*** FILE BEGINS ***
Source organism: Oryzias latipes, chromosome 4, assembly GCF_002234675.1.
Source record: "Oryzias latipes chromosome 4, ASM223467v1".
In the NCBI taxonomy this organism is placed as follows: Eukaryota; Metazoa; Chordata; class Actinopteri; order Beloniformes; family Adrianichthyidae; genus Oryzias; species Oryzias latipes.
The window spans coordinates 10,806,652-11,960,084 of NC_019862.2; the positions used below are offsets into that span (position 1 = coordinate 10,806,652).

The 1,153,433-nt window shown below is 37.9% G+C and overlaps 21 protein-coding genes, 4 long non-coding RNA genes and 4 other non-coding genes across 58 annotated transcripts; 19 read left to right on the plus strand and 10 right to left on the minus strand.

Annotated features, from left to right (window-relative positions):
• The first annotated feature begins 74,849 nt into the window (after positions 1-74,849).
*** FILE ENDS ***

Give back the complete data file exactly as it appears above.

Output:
Source organism: Oryzias latipes, chromosome 4, assembly GCF_002234675.1.
Source record: "Oryzias latipes chromosome 4, ASM223467v1".
In the NCBI taxonomy this organism is placed as follows: Eukaryota; Metazoa; Chordata; class Actinopteri; order Beloniformes; family Adrianichthyidae; genus Oryzias; species Oryzias latipes.
The window spans coordinates 10,806,652-11,960,084 of NC_019862.2; the positions used below are offsets into that span (position 1 = coordinate 10,806,652).

The 1,153,433-nt window shown below is 37.9% G+C and overlaps 21 protein-coding genes, 4 long non-coding RNA genes and 4 other non-coding genes across 58 annotated transcripts; 19 read left to right on the plus strand and 10 right to left on the minus strand.

Annotated features, from left to right (window-relative positions):
• The first annotated feature begins 74,849 nt into the window (after positions 1-74,849).